What is a Funeral Trust?

People may know that they are entitled to have funds set aside for a pre-paid funeral which are exempt from the asset test for a residential care subsidy. What many people may not be aware of are the different options that exist and the amount that each person is allowed to set aside for their funeral which will not be included in an assessment of their assets under the present Work and Income policy rules.

Many people choose to enter into a pre-paid funeral arrangement with a funeral director of their choice. Generally speaking, this will be for a set amount which is sufficient to cover the costs of a funeral at today’s rates. Those funds are then invested in a funeral trust by the funeral director. You should seek advice before signing any contract.

Another option is to establish a Funeral Trust to hold funds specifically for your funeral costs. Everyone is entitled to have a maximum of up to $10,000 set aside in a Funeral Trust which is not included as part of your assets under current Work and Income policy. A Funeral Trust is established by the signing of a declaration and appointment of (usually) two people as trustees (normally the same people as you have nominated as the executors in your Will). Then, the sum of money you decide to deposit in the name of the Trust is held for the express purpose of paying for your funeral. In deciding the amount it is important to keep in mind that the funds are locked into the Trust and will not be available to you in your lifetime. These funds may be invested in an investment of your trustees’ choice.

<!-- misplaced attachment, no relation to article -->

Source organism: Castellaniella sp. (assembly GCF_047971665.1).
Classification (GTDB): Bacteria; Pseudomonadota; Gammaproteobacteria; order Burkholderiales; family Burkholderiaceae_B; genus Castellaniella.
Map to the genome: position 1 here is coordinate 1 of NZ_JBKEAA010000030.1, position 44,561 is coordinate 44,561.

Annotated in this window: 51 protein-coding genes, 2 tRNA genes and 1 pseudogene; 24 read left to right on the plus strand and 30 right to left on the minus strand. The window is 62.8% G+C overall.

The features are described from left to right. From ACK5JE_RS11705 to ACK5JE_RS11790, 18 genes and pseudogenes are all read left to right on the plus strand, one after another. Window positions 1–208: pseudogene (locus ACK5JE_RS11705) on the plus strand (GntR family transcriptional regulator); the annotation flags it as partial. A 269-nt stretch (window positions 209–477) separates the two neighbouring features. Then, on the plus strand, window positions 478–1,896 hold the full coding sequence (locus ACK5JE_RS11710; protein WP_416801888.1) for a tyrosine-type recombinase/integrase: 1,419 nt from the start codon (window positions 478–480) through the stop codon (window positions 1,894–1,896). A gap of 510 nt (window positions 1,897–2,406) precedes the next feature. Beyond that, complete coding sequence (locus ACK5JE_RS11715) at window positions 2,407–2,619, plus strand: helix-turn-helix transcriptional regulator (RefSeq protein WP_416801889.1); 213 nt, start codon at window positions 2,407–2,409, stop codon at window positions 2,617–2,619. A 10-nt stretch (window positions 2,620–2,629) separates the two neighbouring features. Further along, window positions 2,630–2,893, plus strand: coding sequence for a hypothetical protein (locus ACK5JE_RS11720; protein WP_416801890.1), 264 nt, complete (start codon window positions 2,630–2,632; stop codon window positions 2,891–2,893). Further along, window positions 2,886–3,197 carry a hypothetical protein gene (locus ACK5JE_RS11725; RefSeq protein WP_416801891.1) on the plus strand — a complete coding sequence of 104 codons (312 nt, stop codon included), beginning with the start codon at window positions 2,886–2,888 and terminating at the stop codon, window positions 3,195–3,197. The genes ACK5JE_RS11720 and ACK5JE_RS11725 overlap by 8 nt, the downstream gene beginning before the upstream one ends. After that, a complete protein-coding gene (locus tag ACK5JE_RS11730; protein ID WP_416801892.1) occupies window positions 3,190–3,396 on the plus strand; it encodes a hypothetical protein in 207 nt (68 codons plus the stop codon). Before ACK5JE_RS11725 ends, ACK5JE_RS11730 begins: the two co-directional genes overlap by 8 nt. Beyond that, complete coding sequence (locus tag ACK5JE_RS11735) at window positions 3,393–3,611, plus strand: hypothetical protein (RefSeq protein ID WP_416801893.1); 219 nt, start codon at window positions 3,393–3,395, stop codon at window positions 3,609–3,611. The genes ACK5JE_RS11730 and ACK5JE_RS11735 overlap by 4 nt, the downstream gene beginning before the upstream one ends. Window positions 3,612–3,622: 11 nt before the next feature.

At the time of your death, the funds are used to pay for your funeral costs and if there is any balance remaining this will form part of your estate, and is distributed according to the terms of your Will.

Setting aside surplus funds in a Funeral Trust provides peace of mind that your loved ones will have one less thing to worry about at the difficult time after your death and is also a good asset protection measure.

If you are interested in exploring more about Funeral Trusts or other asset protection methods you should seek legal advice from someone experienced in this area of law – Harmans has specialist seniors team to help you with any queries you may have.

Photo by Scott Graham on Unsplash

About Mason Head

Content Creator and Publication Lead at Eldernet

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